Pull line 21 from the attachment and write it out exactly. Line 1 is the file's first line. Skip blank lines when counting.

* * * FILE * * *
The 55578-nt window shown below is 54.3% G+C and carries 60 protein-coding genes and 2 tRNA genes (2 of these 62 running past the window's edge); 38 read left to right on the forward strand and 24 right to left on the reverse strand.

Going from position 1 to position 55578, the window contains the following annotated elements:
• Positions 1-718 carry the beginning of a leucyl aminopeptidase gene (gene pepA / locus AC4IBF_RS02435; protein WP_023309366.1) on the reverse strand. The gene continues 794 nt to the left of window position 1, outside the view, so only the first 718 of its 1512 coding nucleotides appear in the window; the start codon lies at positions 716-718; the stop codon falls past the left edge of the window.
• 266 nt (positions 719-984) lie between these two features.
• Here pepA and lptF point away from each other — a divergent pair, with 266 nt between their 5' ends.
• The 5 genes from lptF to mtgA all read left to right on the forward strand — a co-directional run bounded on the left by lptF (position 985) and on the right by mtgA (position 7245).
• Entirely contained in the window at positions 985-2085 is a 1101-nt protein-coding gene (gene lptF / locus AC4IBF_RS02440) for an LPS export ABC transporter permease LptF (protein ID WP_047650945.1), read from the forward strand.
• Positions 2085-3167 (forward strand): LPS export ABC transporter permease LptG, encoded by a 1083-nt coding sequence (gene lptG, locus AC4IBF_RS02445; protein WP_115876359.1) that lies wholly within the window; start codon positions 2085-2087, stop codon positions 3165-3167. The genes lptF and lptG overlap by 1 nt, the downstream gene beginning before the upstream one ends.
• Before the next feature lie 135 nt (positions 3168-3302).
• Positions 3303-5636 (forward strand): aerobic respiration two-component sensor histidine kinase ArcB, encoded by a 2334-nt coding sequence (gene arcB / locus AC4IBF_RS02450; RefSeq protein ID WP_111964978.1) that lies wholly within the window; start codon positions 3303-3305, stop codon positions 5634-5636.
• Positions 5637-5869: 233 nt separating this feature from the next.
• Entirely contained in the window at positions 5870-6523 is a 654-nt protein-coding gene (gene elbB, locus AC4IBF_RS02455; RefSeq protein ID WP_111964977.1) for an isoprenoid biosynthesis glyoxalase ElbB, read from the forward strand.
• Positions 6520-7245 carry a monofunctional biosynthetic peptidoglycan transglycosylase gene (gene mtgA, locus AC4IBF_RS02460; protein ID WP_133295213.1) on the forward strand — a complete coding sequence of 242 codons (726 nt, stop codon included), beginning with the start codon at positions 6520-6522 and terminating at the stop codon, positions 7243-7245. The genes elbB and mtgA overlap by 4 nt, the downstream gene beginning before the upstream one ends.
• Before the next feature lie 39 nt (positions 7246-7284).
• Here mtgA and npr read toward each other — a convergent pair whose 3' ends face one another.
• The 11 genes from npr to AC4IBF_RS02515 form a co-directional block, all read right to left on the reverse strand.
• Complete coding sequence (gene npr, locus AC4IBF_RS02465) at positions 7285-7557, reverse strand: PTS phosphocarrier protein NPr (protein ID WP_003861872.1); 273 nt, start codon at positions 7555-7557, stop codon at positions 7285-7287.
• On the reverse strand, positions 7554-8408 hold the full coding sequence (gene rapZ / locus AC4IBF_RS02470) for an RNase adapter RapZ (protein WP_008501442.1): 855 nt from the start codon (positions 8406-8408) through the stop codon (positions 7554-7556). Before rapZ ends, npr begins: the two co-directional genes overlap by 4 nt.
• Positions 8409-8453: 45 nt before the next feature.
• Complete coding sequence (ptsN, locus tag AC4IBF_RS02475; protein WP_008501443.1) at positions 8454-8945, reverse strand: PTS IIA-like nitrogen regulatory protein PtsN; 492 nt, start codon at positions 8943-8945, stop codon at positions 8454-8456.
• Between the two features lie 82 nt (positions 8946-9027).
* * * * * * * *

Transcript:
• Between the two features lie 82 nt (positions 8946-9027).